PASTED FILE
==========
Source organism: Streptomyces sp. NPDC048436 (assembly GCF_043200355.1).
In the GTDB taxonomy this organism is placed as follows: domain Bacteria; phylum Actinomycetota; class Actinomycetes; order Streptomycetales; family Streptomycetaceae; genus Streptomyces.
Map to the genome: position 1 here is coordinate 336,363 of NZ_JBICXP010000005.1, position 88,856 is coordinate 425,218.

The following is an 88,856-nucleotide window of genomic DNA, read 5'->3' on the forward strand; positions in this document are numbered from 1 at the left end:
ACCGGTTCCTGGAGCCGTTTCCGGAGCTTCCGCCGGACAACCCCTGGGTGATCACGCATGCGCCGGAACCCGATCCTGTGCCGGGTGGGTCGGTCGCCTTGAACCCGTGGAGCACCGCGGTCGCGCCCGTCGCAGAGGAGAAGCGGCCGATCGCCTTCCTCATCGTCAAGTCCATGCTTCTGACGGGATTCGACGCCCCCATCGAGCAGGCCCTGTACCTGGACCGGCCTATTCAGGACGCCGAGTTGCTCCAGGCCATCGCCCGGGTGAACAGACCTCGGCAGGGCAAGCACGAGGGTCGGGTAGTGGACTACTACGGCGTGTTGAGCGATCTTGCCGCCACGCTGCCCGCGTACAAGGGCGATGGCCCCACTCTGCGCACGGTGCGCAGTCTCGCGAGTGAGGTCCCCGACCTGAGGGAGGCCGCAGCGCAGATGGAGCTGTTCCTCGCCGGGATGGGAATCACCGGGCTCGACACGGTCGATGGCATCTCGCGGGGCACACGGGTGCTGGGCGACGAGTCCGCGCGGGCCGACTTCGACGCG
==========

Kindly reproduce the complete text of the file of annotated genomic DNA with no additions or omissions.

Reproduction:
Source organism: Streptomyces sp. NPDC048436 (assembly GCF_043200355.1).
In the GTDB taxonomy this organism is placed as follows: domain Bacteria; phylum Actinomycetota; class Actinomycetes; order Streptomycetales; family Streptomycetaceae; genus Streptomyces.
Map to the genome: position 1 here is coordinate 336,363 of NZ_JBICXP010000005.1, position 88,856 is coordinate 425,218.

The following is an 88,856-nucleotide window of genomic DNA, read 5'->3' on the forward strand; positions in this document are numbered from 1 at the left end:
ACCGGTTCCTGGAGCCGTTTCCGGAGCTTCCGCCGGACAACCCCTGGGTGATCACGCATGCGCCGGAACCCGATCCTGTGCCGGGTGGGTCGGTCGCCTTGAACCCGTGGAGCACCGCGGTCGCGCCCGTCGCAGAGGAGAAGCGGCCGATCGCCTTCCTCATCGTCAAGTCCATGCTTCTGACGGGATTCGACGCCCCCATCGAGCAGGCCCTGTACCTGGACCGGCCTATTCAGGACGCCGAGTTGCTCCAGGCCATCGCCCGGGTGAACAGACCTCGGCAGGGCAAGCACGAGGGTCGGGTAGTGGACTACTACGGCGTGTTGAGCGATCTTGCCGCCACGCTGCCCGCGTACAAGGGCGATGGCCCCACTCTGCGCACGGTGCGCAGTCTCGCGAGTGAGGTCCCCGACCTGAGGGAGGCCGCAGCGCAGATGGAGCTGTTCCTCGCCGGGATGGGAATCACCGGGCTCGACACGGTCGATGGCATCTCGCGGGGCACACGGGTGCTGGGCGACGAGTCCGCGCGGGCCGACTTCGACGCG